It’s a Pixar movie – Director John Lasseter and the rest of the Pixar crew are good at one thing, and it’s not the technical genius of bringing animated worlds to life: They know how to tell stories. This is the main reason why they are the most successful movie studio in the world. No other film company has a better track record. The Pixar films considered “weak” are still veritable blockbusters, raking in profit and basking in critical acclaim. You non-Pixar movie studios listen up, we just want to be told good stories. That’s all it takes to make awesome films. I know it’s a lot easier said than done, but that’s why we fork over our hard-earned money; so you can fill two hours of our lives with enriching images and engrossing story lines—yes, we will pay for good movies and not resort to Manong Dibidi.
It has awesome cars – Cars 2 is nothing short of cargasm. Car nuts will have a field day naming the cars on screen and the voices behind them. And the sounds, oh wow. The first Cars only had NASCAR-derived engine sounds because McQueen raced in an American stock car racing series. But now there are other race cars from different motor sports: Francesco Bernoulli, a Formula 1 car; an unnamed rally car that looks like a Subaru Impreza WRX STI; Sir Nigel Gearsley, an Aston Martin DB9 LeMans car; a DTM touring car; Lewis Hamilton, a McLaren MP4-12C race car; and Jeff Gorvette (voiced by Jeff Gordon), a Chevrolet Corvette C6 LeMans car. There are other cars I’m sure the car lovers among you will have fun naming.
It’s an espionage movie – Michael Caine voices Finn McMissile, a secret agent investigating an elaborate plot to discredit alternative fuel. His car is a combination of automobiles of onscreen secret agents: a Volvo P1800, a BMW 507 and an Aston Martin DB5. McMissile is fitted with all sorts of gadgets and weapons that reminded me of why I fell in love with James Bond films in the first place; no matter what the situation, Bond has a device or gadget that saves him to die another day. Whereas the first Cars was set in Radiator Springs and the Piston Cup racing world, Cars 2 has a more global perspective. Pixar successfully introduced a new aspect to the Cars universe and pulled it off perfectly. The espionage aspect is so realistic some cars even die, an aspect that surprised me knowing how owner Disney treats character deaths (notice how most Disney villains fall to their demise and not by the heroes’ hands?).
Mater is the lead – If you found Mater funny and amusing in the first flick, you will be happy to know he has a more prominent role in Cars 2. He actually gets the lead role and the story revolves around his misadventures as a spy.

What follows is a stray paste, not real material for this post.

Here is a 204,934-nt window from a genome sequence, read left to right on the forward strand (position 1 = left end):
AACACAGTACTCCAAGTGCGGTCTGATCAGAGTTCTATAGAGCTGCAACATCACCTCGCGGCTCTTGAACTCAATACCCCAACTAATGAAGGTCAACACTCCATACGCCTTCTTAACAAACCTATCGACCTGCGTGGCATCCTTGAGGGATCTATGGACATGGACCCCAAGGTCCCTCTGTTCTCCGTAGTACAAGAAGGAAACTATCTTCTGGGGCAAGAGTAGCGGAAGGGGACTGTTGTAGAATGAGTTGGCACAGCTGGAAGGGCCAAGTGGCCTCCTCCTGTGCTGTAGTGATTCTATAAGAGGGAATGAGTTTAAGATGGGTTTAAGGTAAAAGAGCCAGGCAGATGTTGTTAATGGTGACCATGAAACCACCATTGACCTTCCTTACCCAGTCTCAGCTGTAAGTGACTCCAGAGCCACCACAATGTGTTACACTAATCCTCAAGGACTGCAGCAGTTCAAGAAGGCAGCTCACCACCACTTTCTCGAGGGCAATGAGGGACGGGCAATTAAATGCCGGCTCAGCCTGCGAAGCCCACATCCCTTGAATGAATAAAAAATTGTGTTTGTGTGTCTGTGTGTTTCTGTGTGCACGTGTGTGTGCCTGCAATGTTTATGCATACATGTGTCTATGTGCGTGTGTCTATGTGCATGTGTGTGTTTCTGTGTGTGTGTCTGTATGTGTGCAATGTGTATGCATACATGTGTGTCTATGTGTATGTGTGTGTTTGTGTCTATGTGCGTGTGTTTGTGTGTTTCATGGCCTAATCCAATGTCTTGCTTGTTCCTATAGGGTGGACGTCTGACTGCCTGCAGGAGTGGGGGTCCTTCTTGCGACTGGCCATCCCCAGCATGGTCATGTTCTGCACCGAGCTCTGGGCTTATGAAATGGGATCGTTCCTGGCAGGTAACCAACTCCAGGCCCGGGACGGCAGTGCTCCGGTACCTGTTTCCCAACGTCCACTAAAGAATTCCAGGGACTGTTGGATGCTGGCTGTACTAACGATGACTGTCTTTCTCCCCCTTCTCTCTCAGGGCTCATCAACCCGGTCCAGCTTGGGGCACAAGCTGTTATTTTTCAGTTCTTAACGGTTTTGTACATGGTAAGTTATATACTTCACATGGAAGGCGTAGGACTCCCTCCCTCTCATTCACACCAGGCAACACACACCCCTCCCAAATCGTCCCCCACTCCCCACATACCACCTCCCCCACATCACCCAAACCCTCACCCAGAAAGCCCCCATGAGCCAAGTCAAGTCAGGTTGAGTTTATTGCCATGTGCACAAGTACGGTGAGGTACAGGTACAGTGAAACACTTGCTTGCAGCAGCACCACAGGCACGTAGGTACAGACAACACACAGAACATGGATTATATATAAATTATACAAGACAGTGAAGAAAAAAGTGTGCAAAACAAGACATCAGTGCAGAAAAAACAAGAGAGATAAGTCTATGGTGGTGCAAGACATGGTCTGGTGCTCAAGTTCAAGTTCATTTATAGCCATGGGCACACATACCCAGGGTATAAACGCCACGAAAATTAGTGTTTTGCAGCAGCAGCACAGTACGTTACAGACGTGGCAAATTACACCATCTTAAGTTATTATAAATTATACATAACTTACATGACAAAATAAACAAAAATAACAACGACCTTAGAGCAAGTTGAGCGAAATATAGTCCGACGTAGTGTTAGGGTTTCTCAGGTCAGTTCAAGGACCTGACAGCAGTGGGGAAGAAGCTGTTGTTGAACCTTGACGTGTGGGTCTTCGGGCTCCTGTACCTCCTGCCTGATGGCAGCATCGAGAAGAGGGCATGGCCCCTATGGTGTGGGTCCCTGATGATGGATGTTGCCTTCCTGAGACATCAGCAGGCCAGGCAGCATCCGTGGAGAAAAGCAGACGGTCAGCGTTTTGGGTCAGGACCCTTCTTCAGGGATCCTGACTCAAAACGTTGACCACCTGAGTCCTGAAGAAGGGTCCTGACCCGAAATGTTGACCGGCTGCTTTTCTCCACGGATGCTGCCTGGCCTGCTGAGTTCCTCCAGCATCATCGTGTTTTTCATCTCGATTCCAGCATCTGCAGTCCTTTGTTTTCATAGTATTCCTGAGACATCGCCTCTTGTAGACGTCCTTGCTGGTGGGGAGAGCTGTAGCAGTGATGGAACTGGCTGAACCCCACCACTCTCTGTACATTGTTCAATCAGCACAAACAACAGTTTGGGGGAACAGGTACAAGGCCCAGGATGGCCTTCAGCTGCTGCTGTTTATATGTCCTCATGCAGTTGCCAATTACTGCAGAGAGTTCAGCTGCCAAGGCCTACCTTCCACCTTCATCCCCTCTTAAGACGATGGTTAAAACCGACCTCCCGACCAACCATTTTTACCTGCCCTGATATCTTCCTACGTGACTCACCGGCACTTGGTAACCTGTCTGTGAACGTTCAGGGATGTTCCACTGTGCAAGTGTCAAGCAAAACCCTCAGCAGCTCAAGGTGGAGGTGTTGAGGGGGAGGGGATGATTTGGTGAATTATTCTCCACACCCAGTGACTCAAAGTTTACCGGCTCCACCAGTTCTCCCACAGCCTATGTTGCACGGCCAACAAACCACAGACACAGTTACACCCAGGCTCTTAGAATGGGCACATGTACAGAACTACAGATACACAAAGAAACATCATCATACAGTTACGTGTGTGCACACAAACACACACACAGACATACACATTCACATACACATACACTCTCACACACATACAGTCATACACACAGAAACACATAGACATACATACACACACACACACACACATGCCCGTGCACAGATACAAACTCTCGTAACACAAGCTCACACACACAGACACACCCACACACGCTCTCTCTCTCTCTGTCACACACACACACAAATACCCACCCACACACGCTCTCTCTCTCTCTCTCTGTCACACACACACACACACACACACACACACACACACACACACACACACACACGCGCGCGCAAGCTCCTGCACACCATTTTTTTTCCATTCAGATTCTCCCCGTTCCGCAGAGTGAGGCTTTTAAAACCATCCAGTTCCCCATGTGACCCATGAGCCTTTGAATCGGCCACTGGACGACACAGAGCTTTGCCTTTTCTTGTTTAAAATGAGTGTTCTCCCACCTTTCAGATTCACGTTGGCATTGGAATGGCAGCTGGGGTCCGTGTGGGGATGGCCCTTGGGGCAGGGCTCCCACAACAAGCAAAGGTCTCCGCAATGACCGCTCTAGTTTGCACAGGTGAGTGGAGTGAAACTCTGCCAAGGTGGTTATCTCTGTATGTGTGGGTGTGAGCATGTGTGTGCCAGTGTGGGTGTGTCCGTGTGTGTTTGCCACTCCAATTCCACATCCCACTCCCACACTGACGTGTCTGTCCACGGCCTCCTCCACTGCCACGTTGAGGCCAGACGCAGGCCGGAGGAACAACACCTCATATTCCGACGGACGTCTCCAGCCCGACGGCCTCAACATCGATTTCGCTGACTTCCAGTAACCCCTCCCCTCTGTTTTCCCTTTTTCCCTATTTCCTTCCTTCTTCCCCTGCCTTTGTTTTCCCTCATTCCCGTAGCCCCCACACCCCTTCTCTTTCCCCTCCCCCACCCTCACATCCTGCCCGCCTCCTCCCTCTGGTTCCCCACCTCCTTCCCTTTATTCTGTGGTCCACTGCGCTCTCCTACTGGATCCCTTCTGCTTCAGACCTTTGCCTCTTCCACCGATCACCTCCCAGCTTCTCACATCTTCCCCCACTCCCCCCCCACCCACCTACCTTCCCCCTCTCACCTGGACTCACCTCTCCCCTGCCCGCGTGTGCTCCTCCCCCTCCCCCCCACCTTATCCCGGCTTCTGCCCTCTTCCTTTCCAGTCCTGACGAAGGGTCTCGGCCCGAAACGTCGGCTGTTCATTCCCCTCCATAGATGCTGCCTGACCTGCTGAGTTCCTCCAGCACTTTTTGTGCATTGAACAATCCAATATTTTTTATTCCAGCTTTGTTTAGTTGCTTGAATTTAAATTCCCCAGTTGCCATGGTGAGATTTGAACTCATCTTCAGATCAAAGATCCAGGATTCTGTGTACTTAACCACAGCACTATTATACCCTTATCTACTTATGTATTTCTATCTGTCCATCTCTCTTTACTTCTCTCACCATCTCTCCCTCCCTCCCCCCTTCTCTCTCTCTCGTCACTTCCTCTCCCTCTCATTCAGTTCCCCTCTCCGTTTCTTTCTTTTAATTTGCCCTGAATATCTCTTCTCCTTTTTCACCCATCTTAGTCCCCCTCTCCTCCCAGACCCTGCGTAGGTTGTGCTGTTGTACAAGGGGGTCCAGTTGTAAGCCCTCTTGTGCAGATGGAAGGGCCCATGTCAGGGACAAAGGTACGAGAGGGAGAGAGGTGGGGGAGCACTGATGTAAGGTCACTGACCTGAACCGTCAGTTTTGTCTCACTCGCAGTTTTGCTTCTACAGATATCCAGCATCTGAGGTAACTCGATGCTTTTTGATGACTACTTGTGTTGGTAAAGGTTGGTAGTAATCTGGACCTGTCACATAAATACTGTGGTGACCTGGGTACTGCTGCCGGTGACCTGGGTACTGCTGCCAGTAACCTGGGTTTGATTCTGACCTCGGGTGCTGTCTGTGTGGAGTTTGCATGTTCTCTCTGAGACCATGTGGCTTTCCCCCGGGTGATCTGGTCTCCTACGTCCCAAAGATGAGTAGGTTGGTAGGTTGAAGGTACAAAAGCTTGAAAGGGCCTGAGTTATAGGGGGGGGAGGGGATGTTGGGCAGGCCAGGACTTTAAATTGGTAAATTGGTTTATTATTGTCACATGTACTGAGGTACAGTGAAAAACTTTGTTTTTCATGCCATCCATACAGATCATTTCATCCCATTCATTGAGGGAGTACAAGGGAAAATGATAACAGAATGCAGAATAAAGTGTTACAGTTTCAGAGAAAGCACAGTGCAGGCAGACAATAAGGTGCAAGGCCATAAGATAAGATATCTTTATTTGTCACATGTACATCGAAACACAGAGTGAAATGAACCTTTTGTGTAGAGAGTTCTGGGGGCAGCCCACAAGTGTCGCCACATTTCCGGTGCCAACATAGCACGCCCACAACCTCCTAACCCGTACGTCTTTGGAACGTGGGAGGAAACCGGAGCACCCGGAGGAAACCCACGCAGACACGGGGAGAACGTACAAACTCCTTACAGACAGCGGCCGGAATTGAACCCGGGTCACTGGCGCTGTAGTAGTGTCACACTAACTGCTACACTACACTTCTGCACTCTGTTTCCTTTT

It doesn't matter if you watch in 3D or not – Most 3D movies are just a marketing gimmick to charge us more money for a few scenes the studio worked in to justify the 3D badge. In my opinion, the only 3D movie worth watching in 3D was Avatar, because James Cameron envisioned it in that viewing format. But with films as good as Pixar, 3D can be ignored. I watched Toy Story 3 three times, twice in 2D and once in 3D. I enjoyed them equally. Same with Cars 2. The 3D rendering works in that the visuals are enhanced, but if you watch it in 2D you will enjoy just as much—and there’s no loss of brightness from seeing the movie in the tinted 3D glasses. Yes, those glasses diminish the light from the projector. If you're into 3D, and I know some people are, and you don't mind forking over more cash, go ahead and enjoy the 3D scenes.
The scenery is amazing – Lightning McQueen competes in the World Grand Prix, a race series set in Japan, Italy and England. Lasseter and his team create stunning vistas and city race tracks for the cars to compete in. The Japan race is at night, and Tokyo’s futuristic lights are realistically portrayed (trust me, I know) to a remarkable degree of accuracy. I wish I could see Pixar do its own version of Initial D or Wangan Midnight. In Italy the cars race in the Italian Riviera, a course that snakes through the mountains and the seaside with a little of the Monaco GP track thrown in. The roads here are so beautiful I wanted to drive on them.
It’s so much funnier – What do you expect from a movie with Mater as the protagonist? His fish-out-of-water encounters as a lifetime Radiator Springs resident seeing the world for the first time are a rich source of comedy. That being said, one movie critic is right, the first Cars had more heart and drama than this one. And emotional moments are a Pixar hallmark, they’re so good at finding tender moments in their stories. There’s less of that here, but it’s not necessarily a bad thing. Taken for what it is, an espionage adventure around the world set in a three-part race, it’s loads of fun.
The short film before the movie is hilarious – All Pixar movies have an opening short film, and here it picks up where Toy Story 3 left off. Woody, Buzz and the gang are in Bonnie’s room while Bonnie is on vacation in Hawaii. Suddenly Barbie and Ken pay them a visit. I just laughed the moment I saw the short film’s title.